But BarryStaff is the first company I’ve worked at that actually stood up and VOLUNTEERED to give back to the communities by sponsoring youth sports teams.  As someone who coached when my kids were little I know it usually took a lot of begging, pleading, and arm twisting to find team sponsors.  Yet BarryStaff has made it company policy to sponsor teams.   Just check out the “Sports” tab on our web site at www.barrystaff.com.  You’ll see pictures of the teams and the names of the kids.  They love going online to read about themselves.

 Do you have a fall youth team looking for a sponsor?  Soccer?  Football?  Girls full-contact kick boxing?  We are sponsoring 5 teams again this fall.  Sorry, but we don’t sponsor select or traveling teams.  We do like for our logo to be on the shirts and we really like for the coaches to stay in touch and provide team updates for the web site.  If you have a question, please contact Doug Barry in our Dayton office at (937) 461-9732.


Two brothers from West Virginia hear there is work in Ohio so they come to Cincinnati and go to BarryStaff.

 The recruiter thinks the best way to get things going is to ask about their past work experience.

So, he asks the first brother,  “So what kind of work are you used to doing.”

 “Well, for years now I’ve been working as a pilot.”

“Really!  A pilot?  Well I think we won’t have a lot of trouble finding work for you, have a seat and fill out this application.”

 He then turns to the other brother

“So what kind of work have you been doing lately?”

“Well, mostly I’ve been a woodcutter.”

“A woodcutter, huh?  That’s going to be a tough one.  We haven’t had much call for woodcutters lately.”

“I don’t understand,” says the second brother.  “You said you could find my brother work.”

“Well yes, but he’s a pilot.”

“But how in the heck is he supposed to pile it if I don’t cut it first? 

 And they wonder why recruiters need to be medicated.


Marketing Slogans- 12 Simple Words

Here are a few marketing slogans—12 simple words—for organizations to use internally, with their customers and the public. Give them meaning and these brief phrases will keep nightmares where they belong—in the realm of bad dreams, not reality.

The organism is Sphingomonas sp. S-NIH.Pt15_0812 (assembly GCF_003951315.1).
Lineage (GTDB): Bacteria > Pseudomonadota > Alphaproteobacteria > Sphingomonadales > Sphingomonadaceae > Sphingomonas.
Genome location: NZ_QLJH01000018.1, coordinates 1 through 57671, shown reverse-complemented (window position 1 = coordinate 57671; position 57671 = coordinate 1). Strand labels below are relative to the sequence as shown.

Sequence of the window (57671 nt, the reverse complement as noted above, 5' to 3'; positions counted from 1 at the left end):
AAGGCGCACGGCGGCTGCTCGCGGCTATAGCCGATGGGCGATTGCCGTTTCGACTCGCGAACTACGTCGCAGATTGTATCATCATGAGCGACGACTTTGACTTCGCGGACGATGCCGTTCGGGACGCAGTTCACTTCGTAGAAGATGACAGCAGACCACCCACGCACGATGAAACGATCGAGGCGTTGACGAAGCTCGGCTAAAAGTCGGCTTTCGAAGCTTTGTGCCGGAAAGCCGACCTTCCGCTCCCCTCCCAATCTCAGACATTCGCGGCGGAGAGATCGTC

Explore don’t ignore. Before catastrophes, individuals see warning signals—a statistical uptick in bad outcomes, diminishing attention to quality, customer complaints, anonymous tips and other signs—that there is some problem that may be surfacing. Too often, the natural reaction is to ignore the issue and assume it’s not serious rather than to recognize that a serious hazard might be surfacing. Getting people to explore rather than ignore is the key to changing this pattern.

Share it, don’t bury it. Sometimes, even after individuals find out about a serious problem, they keep it to themselves. They don’t want to be seen as a troublemaker and are more fearful about their fate, or that of others, than the harm to the public and their organization, which their silence can enable. Unless people share what they learn, their knowledge is useless.

We’ll fix, not nix. Individuals know their organizations will act when problems surface. Their fear is that they will act in the wrong way by covering up problems, ignoring them or punishing the persons who brought concerns forward. There’s a reason why the phrase “shooting the messenger” has a common meaning.

It’s vital to give employees at all levels the core solid belief that identifying problems and bringing them forward is as important as any other routine business responsibility from safely testing and manufacturing foods, beverages and medicine to delivering high-quality health care and pastoral services.

Just 12 words can help do that, provided they’re backed up by leadership support, commitment and principled follow through at every level.